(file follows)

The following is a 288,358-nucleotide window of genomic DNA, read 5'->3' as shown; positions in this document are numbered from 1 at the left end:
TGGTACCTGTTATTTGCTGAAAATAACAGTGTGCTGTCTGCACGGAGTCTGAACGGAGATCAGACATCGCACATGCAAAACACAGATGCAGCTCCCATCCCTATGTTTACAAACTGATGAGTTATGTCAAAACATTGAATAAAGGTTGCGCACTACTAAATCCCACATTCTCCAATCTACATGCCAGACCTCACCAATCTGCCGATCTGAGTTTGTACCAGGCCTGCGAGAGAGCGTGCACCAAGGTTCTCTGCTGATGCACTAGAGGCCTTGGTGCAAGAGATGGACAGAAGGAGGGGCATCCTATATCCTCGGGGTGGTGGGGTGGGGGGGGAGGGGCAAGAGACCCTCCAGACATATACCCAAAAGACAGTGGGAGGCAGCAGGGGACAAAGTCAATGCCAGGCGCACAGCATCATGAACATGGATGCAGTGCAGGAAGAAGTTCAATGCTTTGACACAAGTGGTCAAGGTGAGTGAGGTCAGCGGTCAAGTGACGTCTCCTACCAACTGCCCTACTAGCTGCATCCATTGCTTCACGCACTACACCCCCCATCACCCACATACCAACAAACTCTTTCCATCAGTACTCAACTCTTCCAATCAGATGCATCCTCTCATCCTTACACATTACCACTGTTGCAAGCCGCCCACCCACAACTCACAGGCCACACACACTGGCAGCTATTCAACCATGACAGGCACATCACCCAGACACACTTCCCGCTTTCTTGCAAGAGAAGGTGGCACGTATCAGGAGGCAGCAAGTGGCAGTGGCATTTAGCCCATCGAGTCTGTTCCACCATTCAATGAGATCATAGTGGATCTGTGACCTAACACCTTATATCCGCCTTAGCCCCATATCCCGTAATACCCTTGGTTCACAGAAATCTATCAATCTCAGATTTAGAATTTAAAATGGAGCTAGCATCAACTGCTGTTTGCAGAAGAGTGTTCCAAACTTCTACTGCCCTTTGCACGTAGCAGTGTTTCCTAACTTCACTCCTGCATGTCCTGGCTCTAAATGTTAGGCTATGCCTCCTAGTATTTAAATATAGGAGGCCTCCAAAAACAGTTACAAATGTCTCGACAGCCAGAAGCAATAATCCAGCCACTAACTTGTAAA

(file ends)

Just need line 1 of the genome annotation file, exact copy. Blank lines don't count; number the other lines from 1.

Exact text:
The following is a 288,358-nucleotide window of genomic DNA, read 5'->3' as shown; positions in this document are numbered from 1 at the left end: